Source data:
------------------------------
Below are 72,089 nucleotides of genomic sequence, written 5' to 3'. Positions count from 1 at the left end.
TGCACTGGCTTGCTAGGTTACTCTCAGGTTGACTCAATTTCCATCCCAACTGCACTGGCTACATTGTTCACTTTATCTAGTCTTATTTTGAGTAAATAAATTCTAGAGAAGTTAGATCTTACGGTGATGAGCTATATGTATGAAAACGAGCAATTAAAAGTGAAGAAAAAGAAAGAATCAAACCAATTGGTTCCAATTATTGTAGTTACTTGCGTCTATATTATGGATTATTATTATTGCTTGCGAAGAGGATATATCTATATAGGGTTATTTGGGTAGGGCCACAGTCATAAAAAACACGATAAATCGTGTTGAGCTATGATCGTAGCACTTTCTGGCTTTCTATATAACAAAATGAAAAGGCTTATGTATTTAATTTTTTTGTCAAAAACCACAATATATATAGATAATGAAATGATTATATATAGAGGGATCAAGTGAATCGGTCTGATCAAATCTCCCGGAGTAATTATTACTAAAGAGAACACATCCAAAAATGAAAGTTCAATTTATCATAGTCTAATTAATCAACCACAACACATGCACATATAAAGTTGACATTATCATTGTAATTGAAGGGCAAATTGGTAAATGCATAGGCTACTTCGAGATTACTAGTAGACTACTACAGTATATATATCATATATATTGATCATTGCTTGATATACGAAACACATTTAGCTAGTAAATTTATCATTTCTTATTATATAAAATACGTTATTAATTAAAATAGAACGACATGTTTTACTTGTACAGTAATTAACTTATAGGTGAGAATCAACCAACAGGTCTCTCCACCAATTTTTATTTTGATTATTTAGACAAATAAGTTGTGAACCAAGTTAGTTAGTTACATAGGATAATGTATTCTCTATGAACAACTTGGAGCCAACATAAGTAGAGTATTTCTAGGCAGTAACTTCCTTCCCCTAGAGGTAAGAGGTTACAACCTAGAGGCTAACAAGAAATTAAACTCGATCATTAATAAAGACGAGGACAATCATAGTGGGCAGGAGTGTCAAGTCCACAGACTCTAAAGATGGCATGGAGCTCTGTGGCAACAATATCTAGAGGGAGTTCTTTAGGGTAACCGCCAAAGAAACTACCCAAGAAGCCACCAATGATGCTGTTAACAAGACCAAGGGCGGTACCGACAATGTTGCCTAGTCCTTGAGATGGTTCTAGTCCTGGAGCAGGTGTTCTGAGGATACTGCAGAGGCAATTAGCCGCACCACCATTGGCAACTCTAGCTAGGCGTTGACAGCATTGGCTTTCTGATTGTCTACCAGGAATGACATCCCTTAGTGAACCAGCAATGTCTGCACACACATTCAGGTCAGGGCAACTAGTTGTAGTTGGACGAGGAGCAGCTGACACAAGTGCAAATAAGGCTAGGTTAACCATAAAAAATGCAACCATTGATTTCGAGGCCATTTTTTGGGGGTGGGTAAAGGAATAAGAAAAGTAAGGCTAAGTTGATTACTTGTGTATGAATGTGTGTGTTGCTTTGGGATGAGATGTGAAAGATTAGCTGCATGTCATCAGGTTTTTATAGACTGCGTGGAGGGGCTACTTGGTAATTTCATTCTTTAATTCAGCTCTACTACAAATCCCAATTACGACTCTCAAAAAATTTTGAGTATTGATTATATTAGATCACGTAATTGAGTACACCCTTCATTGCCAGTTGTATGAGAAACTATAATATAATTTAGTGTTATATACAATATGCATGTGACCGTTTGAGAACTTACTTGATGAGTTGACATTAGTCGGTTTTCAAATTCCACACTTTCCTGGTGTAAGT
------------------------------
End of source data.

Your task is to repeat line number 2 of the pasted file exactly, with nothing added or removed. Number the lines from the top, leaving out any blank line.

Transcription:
TGCACTGGCTTGCTAGGTTACTCTCAGGTTGACTCAATTTCCATCCCAACTGCACTGGCTACATTGTTCACTTTATCTAGTCTTATTTTGAGTAAATAAATTCTAGAGAAGTTAGATCTTACGGTGATGAGCTATATGTATGAAAACGAGCAATTAAAAGTGAAGAAAAAGAAAGAATCAAACCAATTGGTTCCAATTATTGTAGTTACTTGCGTCTATATTATGGATTATTATTATTGCTTGCGAAGAGGATATATCTATATAGGGTTATTTGGGTAGGGCCACAGTCATAAAAAACACGATAAATCGTGTTGAGCTATGATCGTAGCACTTTCTGGCTTTCTATATAACAAAATGAAAAGGCTTATGTATTTAATTTTTTTGTCAAAAACCACAATATATATAGATAATGAAATGATTATATATAGAGGGATCAAGTGAATCGGTCTGATCAAATCTCCCGGAGTAATTATTACTAAAGAGAACACATCCAAAAATGAAAGTTCAATTTATCATAGTCTAATTAATCAACCACAACACATGCACATATAAAGTTGACATTATCATTGTAATTGAAGGGCAAATTGGTAAATGCATAGGCTACTTCGAGATTACTAGTAGACTACTACAGTATATATATCATATATATTGATCATTGCTTGATATACGAAACACATTTAGCTAGTAAATTTATCATTTCTTATTATATAAAATACGTTATTAATTAAAATAGAACGACATGTTTTACTTGTACAGTAATTAACTTATAGGTGAGAATCAACCAACAGGTCTCTCCACCAATTTTTATTTTGATTATTTAGACAAATAAGTTGTGAACCAAGTTAGTTAGTTACATAGGATAATGTATTCTCTATGAACAACTTGGAGCCAACATAAGTAGAGTATTTCTAGGCAGTAACTTCCTTCCCCTAGAGGTAAGAGGTTACAACCTAGAGGCTAACAAGAAATTAAACTCGATCATTAATAAAGACGAGGACAATCATAGTGGGCAGGAGTGTCAAGTCCACAGACTCTAAAGATGGCATGGAGCTCTGTGGCAACAATATCTAGAGGGAGTTCTTTAGGGTAACCGCCAAAGAAACTACCCAAGAAGCCACCAATGATGCTGTTAACAAGACCAAGGGCGGTACCGACAATGTTGCCTAGTCCTTGAGATGGTTCTAGTCCTGGAGCAGGTGTTCTGAGGATACTGCAGAGGCAATTAGCCGCACCACCATTGGCAACTCTAGCTAGGCGTTGACAGCATTGGCTTTCTGATTGTCTACCAGGAATGACATCCCTTAGTGAACCAGCAATGTCTGCACACACATTCAGGTCAGGGCAACTAGTTGTAGTTGGACGAGGAGCAGCTGACACAAGTGCAAATAAGGCTAGGTTAACCATAAAAAATGCAACCATTGATTTCGAGGCCATTTTTTGGGGGTGGGTAAAGGAATAAGAAAAGTAAGGCTAAGTTGATTACTTGTGTATGAATGTGTGTGTTGCTTTGGGATGAGATGTGAAAGATTAGCTGCATGTCATCAGGTTTTTATAGACTGCGTGGAGGGGCTACTTGGTAATTTCATTCTTTAATTCAGCTCTACTACAAATCCCAATTACGACTCTCAAAAAATTTTGAGTATTGATTATATTAGATCACGTAATTGAGTACACCCTTCATTGCCAGTTGTATGAGAAACTATAATATAATTTAGTGTTATATACAATATGCATGTGACCGTTTGAGAACTTACTTGATGAGTTGACATTAGTCGGTTTTCAAATTCCACACTTTCCTGGTGTAAGT